Let’s face it, any sane band would have just given it up or completely imploded after the ridiculous success of Rumours. It sold a millions of copies, it charted at least four singles (and all the songs on it received some radio play), there wasn’t a bad note on it, and 30 years later it is still a great album. Who would want to follow that?
So Fleetwood Mac had two choices: more of the same (and to some extent, Rumours was already more of the same, a follow-up to the sound of Fleetwood Mac that made people forget the band had even existed in earlier incarnations); or, do whatever the hell you please, and see if people like it. Fleetwood Mac chose that route, along with some of the typical excesses of the ’70s (like including a marching band on the chorus of “Tusk”) — and even then produced an album that would have been considered a huge success for any other band. I heard enough I didn’t love at the time, and was generally allergic to the indulgence and high price of double albums (it was $13.98, when I could buy great used records for $3) that I just gave Tusk a pass. But I remained curious, especially when I heard that David Lowery and Camper Van Beethoven decided to remake the entire album a few years back.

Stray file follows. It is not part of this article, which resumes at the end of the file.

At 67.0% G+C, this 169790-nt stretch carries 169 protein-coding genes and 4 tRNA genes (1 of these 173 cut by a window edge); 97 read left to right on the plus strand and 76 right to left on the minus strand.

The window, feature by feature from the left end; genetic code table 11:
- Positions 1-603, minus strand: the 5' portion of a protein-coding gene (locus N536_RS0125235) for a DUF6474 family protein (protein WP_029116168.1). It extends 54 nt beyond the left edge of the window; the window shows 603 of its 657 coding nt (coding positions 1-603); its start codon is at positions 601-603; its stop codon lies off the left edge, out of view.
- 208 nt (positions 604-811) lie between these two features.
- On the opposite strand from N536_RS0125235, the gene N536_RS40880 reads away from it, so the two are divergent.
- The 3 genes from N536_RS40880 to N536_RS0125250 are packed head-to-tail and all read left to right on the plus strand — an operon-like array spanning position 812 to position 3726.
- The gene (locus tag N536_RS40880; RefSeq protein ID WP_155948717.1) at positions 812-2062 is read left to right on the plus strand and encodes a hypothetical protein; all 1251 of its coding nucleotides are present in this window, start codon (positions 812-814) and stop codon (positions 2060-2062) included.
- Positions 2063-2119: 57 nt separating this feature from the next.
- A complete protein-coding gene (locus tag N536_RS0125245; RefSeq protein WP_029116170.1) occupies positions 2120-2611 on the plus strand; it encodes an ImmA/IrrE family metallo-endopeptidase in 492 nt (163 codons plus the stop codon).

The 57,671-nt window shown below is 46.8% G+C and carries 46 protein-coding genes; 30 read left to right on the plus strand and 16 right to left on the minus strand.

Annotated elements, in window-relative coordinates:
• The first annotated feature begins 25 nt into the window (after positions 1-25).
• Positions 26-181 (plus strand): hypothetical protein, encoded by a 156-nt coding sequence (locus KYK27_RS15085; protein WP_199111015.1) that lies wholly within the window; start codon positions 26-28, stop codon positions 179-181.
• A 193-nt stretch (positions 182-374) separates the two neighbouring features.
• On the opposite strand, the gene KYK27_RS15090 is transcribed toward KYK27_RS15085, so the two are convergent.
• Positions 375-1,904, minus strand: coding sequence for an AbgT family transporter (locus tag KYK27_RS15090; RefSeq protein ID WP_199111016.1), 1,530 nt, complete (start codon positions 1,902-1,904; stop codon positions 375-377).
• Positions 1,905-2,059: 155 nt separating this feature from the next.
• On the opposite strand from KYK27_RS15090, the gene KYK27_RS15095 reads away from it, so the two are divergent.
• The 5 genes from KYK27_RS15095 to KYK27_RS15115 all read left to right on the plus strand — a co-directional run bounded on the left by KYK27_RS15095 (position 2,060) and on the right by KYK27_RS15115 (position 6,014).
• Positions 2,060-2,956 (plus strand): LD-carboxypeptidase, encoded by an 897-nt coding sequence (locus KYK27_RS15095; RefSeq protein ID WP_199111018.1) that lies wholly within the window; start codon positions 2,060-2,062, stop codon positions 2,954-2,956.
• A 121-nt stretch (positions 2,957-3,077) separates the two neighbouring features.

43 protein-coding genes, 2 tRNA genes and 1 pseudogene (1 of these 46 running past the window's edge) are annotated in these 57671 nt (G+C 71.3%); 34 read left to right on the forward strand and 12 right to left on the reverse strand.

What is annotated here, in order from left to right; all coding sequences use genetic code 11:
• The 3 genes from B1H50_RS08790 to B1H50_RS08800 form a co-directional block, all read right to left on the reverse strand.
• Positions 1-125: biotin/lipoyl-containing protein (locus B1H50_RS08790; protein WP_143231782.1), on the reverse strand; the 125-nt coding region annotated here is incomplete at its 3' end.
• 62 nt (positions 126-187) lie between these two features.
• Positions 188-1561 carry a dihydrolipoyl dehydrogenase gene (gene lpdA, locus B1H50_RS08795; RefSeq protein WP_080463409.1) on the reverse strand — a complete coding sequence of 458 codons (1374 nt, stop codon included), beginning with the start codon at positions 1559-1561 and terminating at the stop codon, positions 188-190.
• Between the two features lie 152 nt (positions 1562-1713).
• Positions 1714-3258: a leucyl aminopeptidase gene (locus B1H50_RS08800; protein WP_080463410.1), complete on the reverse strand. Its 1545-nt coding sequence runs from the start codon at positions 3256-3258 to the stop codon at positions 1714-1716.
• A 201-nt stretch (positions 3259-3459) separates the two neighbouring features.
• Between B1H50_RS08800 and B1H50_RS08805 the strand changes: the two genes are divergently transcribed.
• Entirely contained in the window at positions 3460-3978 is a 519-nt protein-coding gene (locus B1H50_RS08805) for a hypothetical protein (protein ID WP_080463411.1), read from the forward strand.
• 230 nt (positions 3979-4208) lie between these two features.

So when I ran across a copy of Tusk at the library the other day, I decided to give this old album a try. And you know what? It doesn’t suck. In fact, it’s pretty good, and a lot of it is very good. So I feel like I owe Mick and John and everybody an apology.
Not to worry, I will not be rethinking any Eagles albums.